Quantum Computing Inc. (QCi) announced on July 19 the release of its first-in-a-series Quantum Photonic Vibrometer (QPV), a proprietary, powerful instrument for remote vibration detection, sensing, and inspection. Quantum News summarizes the announcement.
This device is the first quantum accelerated photonics vibrometer available in the market today and offers significant advancements in sensitivity, speed, and resolution, capable of discerning for the first time, highly obscured and non-line-of-sight objects.
Military and commercial applications are numerous in the areas of material recognition, enhanced surveillance, infrastructure integrity and preventive industrial maintenance – all at safe distances and requiring minimal energy/optical power. Beginning today, QCi is accepting orders.
The Quantum Photonic Vibrometer is a proprietary, first of its kind system to leverage the power of single-photon detection to offer significant benefits over current vibrometer systems and applications available today. The first version of the QPV measures the vibration frequency of a remote target by utilizing fast-gated single photon counting to directly detect returning photons whose wavefunctions are dynamically modulated as they are reflected off the target. This is in contrast to optical coherence tomograph or related methods. The QPV eliminates background noise and isolates the specific characteristics of a target object, enables the system to interrogate the material properties of a target at various depths and can provide both surface characteristics as well as volumetric information.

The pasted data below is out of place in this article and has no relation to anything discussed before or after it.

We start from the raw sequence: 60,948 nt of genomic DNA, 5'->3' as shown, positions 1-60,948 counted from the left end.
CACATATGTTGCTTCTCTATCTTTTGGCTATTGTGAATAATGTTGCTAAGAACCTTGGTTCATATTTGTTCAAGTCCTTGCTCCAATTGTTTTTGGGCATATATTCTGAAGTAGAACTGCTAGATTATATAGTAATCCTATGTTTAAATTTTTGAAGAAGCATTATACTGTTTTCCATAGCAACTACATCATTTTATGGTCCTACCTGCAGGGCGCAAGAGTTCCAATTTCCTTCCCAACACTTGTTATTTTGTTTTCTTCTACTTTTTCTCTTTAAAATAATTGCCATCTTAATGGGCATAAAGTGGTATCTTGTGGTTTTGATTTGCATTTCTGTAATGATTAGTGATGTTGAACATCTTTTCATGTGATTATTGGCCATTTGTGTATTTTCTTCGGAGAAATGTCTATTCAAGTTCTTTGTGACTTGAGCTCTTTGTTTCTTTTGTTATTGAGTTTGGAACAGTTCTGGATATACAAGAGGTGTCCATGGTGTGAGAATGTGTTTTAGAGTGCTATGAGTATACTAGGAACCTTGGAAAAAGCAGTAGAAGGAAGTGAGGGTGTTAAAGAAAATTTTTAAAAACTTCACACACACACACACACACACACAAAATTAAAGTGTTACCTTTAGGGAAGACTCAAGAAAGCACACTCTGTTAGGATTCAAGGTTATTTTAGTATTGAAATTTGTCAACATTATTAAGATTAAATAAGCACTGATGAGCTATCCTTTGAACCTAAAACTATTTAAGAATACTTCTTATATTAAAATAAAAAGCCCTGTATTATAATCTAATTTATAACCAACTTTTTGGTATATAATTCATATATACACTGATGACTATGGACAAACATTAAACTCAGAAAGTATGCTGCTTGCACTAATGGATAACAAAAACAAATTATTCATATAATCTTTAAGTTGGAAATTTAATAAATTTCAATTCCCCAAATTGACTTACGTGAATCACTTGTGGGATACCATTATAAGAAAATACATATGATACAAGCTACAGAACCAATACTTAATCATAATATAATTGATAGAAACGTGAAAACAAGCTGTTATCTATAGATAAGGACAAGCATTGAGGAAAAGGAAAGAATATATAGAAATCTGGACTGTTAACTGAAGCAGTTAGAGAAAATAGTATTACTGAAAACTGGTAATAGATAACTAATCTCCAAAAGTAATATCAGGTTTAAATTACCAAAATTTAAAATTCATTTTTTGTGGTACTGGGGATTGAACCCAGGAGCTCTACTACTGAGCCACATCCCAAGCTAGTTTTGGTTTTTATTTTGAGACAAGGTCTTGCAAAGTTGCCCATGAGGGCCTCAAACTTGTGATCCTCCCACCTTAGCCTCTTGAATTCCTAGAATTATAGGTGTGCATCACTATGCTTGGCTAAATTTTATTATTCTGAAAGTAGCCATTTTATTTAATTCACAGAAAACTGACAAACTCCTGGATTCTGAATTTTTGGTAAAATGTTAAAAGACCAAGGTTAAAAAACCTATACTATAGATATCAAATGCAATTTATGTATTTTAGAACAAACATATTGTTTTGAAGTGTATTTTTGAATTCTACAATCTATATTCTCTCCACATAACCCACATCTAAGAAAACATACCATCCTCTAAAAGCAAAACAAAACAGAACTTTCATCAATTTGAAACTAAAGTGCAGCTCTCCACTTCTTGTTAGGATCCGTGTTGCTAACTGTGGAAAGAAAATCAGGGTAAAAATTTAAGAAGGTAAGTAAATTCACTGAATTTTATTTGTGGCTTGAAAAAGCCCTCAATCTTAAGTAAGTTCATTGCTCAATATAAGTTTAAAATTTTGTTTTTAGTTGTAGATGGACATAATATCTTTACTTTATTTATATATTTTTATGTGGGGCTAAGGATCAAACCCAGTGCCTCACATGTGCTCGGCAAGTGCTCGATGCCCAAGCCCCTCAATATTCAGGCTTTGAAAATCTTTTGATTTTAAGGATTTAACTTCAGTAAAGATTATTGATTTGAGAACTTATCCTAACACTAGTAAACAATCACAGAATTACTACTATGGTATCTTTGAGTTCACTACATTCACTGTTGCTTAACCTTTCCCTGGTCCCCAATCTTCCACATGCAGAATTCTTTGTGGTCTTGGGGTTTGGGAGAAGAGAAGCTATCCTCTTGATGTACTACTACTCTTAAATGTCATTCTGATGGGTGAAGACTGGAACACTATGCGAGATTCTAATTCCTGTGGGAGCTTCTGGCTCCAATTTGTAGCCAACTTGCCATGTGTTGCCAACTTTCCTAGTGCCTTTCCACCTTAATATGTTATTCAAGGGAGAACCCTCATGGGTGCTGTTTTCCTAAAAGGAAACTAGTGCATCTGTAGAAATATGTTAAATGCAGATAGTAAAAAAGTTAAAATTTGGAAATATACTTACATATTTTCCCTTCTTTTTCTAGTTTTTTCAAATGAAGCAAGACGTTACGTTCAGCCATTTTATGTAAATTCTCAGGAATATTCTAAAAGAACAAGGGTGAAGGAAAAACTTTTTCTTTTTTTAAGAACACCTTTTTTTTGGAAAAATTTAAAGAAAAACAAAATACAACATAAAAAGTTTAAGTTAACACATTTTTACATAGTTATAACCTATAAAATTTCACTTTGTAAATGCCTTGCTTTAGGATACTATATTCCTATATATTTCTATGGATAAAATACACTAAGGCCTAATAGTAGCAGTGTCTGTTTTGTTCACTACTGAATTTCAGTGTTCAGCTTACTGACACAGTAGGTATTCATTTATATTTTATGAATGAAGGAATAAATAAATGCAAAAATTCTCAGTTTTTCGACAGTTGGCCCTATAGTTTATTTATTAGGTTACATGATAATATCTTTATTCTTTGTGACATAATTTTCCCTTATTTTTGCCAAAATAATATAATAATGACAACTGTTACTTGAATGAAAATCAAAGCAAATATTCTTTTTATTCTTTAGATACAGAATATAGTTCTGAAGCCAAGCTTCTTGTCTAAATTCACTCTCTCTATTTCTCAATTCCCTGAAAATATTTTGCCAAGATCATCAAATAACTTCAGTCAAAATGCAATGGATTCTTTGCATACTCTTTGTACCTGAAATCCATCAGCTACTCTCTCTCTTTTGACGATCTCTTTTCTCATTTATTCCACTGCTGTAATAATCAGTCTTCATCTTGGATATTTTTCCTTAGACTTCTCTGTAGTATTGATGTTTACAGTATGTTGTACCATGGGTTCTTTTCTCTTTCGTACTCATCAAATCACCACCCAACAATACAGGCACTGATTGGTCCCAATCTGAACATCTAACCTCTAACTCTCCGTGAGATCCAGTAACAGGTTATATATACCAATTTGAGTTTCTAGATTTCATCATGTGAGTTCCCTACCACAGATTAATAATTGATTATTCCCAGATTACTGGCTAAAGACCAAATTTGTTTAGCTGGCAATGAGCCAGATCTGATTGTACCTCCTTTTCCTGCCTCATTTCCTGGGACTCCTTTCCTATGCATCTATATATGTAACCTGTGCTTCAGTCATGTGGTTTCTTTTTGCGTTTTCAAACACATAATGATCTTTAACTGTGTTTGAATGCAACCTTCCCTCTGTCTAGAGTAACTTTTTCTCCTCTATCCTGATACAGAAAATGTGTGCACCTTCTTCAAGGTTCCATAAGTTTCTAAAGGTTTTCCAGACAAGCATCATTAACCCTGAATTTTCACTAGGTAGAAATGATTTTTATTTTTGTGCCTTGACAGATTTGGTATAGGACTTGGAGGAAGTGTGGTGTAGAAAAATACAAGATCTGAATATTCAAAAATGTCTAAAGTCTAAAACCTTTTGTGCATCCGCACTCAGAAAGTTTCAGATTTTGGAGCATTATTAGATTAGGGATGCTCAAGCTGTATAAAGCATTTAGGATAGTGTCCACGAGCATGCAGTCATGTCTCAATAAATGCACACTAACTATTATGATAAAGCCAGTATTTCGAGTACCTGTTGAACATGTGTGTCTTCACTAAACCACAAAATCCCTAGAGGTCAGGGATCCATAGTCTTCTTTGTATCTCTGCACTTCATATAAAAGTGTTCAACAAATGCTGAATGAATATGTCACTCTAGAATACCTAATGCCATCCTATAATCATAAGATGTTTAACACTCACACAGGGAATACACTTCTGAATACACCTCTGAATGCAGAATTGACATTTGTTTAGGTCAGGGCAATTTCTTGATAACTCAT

The QPV is much faster and more sensitive than other vibrometers currently available. It collects and delivers significantly more data and distinguishing characteristics on each target, such as material type or specific metal, distance and altitude, volume or size of the target, reconstruction of a voice or sound, as well as detection and tracking anomalies. This level of information accuracy and detail can advance military, commercial and humanitarian applications in several known challenged areas today, including remote landmine detection, audio surveillance and remote voice retrieval, archeological mapping, material recognition from specific metals to plastics, metal fatigue and structural integrity of bridges, buildings, power plants, airplanes, and transportation fleets. Click here to read complete announcement on QCI website.

SEEQC System Red successfully runs HQS Quantum Simulations algorithm

SEEQC today announced July 19 with HQS Quantum Simulations that it has successfully run an algorithm on its SEEQC System Red, the company’s full-stack quantum computing system, that shows great potential to achieve commercially useful quantum advantage in the near term. SEEQCs high quality system characterization has allowed HQS Quantum Simulations to test, for the first time on real hardware, their unique approach to perform quantum simulation on noisy quantum computers. This is an important third-party validation for SEEQC and a testament to the high quality and commercially stable performance of SEEQC Red’s platform — the company’s first-generation reference class quantum computer system.